Keynote speaker at this launch, Ursula von der Leyen, President of the European Commission, said:
Each year, almost 300,000 people in Europe die prematurely due to problems of the liver. Many of them could have lived longer and healthier lives. Because today, in most European countries, there is good access to secondary care. And in most cases, liver disease can be prevented. Prevention is the best cure that we have. So together, we need to raise more awareness of the preventable and treatable nature of many chronic illnesses.
Watch the official launch of the EASL–Lancet Liver Commission report on liver disease in Europe.
What steps is EASL taking in 2022?
EASL remains committed to ensuring that the liver remains included in efforts to tackle cancer, as a broad public health threat. The liver must not be overshadowed or stigmatised.
This month, the EC has issued a call for evidence regarding its first revision of the Council Recommendation on Cancer Screening from 2003. In its current form, this Recommendation is confined to other cancers (breast, colorectal, and cervical cancers). The EC aims not only to bring the Council Recommendation in line with the latest scientific evidence, but to possibly extend it to cover other cancers, where evidence suffices. EASL intends to respond to the call and continues to advocate for the inclusion of liver cancer screening for specific, at-risk groups.
In January 2022, representing EASL’s Policy and Public Health Committee, Prof. Peter Jepsen took part in a stakeholder consultation of the Group of Chief Scientific Advisors to the European Commission on cancer screening, at which he highlighted the importance of adding liver cancer to the EC Council Recommendation on Cancer Screening.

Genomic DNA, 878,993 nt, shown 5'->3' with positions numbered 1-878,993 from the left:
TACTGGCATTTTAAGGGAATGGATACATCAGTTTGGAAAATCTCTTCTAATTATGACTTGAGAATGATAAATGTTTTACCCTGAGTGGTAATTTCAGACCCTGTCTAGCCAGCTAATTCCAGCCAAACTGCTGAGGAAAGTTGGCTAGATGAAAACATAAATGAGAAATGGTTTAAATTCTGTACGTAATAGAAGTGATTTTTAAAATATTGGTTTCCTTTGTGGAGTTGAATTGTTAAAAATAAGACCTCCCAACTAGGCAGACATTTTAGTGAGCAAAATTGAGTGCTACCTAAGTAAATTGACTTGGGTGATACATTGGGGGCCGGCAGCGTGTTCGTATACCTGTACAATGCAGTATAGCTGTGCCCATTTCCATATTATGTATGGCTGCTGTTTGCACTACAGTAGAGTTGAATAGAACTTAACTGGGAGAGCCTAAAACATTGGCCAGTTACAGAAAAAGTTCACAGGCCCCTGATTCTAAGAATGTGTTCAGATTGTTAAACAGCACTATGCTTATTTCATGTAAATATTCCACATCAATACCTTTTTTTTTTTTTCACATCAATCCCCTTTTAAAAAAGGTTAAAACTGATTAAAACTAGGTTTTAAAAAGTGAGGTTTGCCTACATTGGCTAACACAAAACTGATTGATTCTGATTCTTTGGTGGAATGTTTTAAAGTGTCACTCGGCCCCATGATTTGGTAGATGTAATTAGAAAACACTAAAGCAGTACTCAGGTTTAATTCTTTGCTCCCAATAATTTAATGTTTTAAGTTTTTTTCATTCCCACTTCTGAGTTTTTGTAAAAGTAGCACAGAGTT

How can liver screening mitigate liver cancer?
Of all patients who develop liver cancer, 80–90% have an underlying chronic liver disease. Early detection and treatment of these liver diseases can effectively prevent liver cancer from developing.
All international guidelines recommend surveillance of high-risk populations to diagnose liver cancer earlier and offer treatments. Yet in Europe, monitoring takes place mostly according to ad-hoc recommendations from one’s doctor. We urgently need monitoring programmes to be rolled out across Europe. Screening and monitoring save lives, and can extend life expectancy considerably, as the EASL–Lancet Commission points out. Unfortunately, however, more than 60% of patients with liver cancer in Europe are diagnosed too late, only at intermediate or advanced stages of cancer. The COVID-19 pandemic offers us a window of opportunity created to overcome the fragmentation and variability that affect health prevention policies and research Europe-wide, to prioritise the liver and to make tangible changes to save lives,
said Prof. Maria Buti, Chair of EASL’s Policy and Public Health Committee.
More EASL actions underway
Read the joint letter from the European Chronic Disease Alliance (ECDA), signed 4 February 2022 by 12 signatories, including EASL, calling to protect the strength of the BECA report during plenary vote, plus a follow-up letter from 14 signatories of 10 February 2022.
Read EASL’s statement on cancer screening submitted to the European Commission Council Recommendation on Cancer Screening
Our two-day Liver Cancer Summit 2022 took place online, 3-4 February, bringing together the hepatology community dedicated to fighting liver cancer.
View EASL’s user-friendly infographic, Liver Cancer Explained.
Our Patient Synergies Roundtable in 2020 explored identifying the needs of liver cancer patients and their families, and the best ways to accompany them.
Read more about EASL’s Policy and Public Health Committee
Find out more about EASL’s EU Affairs and Advocacy activities